Ninkasi, the filtering vat, which makes a pleasant sound,
You place appropriately on [top of] a large collector vat.
When you pour out the filtered beer of the collector vat,
It is [like] the onrush of Tigris and Euphrates.
Ninkasi, you are the one who pours out the filtered beer of the collector vat,
It is the onrush of Tigris and Euphrates.”
Apart from being a rather lovely poem, what The Hymn of Ninkansi shows is just how important beer was in Sumerian culture. We know that by the time this poem was written down, the Sumerians were producing many different styles of beer, which were nearly always brewed by women.
And, for those of you who like those little facts that we like to share on Eat My Globe that you can use to bore people with at dinner parties, the Sumerians were also responsible for the development of the drinking straw, which they created to aid the drinking of unfiltered beer, which was more similar to a liquid gruel than the beer we know today.
Beer was also immensely important in Ancient Egyptian culture, where it is believed to have arrived through the process of trade with the Sumerians. So rooted in the Egyptian culture did beer become, that they were regarded by others as the masters of brewing, often ahead of its originators in Mesopotamia. And, they are credited with creating a lighter brew than those produced by the Sumerians, a drink that is probably closer to the sort of beer that we are familiar with today.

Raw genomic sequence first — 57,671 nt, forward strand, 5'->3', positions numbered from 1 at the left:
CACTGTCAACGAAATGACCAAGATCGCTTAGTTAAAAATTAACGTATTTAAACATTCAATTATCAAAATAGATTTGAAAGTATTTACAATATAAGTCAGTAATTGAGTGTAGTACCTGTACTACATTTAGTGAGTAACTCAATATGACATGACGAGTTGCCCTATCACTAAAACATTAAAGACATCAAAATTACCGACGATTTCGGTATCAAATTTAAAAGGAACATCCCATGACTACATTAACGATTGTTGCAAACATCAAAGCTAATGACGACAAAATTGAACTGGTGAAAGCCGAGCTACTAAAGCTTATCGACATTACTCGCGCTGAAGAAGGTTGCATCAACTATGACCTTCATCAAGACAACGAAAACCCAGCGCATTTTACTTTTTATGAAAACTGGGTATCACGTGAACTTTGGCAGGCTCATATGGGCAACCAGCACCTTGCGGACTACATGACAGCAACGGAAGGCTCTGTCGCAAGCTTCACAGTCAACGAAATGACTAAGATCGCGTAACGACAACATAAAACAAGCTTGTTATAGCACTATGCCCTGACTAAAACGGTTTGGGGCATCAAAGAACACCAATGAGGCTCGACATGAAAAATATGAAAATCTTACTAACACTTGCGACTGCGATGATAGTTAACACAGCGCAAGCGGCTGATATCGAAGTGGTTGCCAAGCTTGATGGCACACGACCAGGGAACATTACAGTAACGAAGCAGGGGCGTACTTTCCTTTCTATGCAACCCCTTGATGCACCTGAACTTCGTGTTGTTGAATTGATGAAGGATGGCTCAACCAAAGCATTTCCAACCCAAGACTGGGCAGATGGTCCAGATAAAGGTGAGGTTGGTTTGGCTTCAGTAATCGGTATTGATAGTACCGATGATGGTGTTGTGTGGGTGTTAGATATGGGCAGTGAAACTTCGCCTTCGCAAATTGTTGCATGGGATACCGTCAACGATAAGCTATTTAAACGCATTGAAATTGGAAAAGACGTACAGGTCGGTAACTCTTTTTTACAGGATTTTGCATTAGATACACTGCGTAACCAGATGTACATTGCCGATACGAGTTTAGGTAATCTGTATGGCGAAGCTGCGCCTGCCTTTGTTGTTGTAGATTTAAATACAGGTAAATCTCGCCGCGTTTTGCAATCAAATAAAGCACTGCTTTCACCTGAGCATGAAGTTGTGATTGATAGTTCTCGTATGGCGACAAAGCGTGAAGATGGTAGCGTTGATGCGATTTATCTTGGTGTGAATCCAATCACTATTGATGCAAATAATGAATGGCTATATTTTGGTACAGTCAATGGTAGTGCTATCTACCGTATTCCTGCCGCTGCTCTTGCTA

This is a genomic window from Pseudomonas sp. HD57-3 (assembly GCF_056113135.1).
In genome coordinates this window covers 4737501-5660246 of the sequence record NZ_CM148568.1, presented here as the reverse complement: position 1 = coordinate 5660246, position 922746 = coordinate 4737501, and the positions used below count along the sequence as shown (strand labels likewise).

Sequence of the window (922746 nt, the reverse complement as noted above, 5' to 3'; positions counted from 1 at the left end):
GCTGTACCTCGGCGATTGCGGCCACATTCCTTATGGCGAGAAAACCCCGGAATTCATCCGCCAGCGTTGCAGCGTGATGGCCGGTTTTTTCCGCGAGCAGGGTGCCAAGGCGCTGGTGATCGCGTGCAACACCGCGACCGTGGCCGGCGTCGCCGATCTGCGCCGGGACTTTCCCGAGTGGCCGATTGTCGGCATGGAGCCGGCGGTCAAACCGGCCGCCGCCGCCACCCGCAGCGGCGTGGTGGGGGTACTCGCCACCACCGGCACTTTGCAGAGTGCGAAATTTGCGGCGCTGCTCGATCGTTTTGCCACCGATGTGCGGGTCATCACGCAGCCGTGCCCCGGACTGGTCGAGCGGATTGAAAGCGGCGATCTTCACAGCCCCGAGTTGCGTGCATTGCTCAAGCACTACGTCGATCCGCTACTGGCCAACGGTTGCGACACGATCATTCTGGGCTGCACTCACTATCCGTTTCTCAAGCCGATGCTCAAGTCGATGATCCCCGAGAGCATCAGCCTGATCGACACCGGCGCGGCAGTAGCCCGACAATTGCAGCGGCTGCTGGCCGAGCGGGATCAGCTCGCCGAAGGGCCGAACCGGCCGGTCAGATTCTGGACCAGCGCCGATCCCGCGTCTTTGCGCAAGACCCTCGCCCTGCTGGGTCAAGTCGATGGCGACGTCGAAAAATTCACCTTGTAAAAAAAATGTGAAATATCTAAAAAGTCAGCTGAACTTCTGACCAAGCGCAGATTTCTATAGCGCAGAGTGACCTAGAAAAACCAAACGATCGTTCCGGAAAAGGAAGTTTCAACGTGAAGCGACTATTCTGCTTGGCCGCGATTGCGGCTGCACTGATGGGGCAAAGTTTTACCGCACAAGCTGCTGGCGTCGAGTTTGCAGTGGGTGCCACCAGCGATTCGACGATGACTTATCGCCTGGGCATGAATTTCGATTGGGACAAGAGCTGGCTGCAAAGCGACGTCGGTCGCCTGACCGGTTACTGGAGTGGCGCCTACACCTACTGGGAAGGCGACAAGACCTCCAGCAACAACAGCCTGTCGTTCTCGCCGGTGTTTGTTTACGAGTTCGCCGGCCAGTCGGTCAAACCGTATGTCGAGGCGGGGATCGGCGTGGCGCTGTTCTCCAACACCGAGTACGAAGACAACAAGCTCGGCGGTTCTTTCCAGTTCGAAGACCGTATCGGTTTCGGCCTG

And, as with the Sumerians, beer was considered to be a gift of the gods in Ancient Egypt and plays a part in many of their religious myths and stories, most famously one known as the Destruction of Mankind. In this myth, Ra – the god of the sun and creator god – sends Sekhmet – goddess of war and who destroys the enemies of Ra – to earth to destroy mankind for its sin but when he changes his mind, he is unable to recall Sekhmet because of her bloodlust. Ra orders a large quantity of beer to be dyed red, and Sekhmet, believing it to be blood, downs it all and falls asleep, only to waken as Hathor, a more gentle god. This story was celebrated every year in the Tekh Festival, or Festival of Drunkenness where beer – known as Zythos – or its consumption were meant to lower inhibitions and bring people closer to the gods.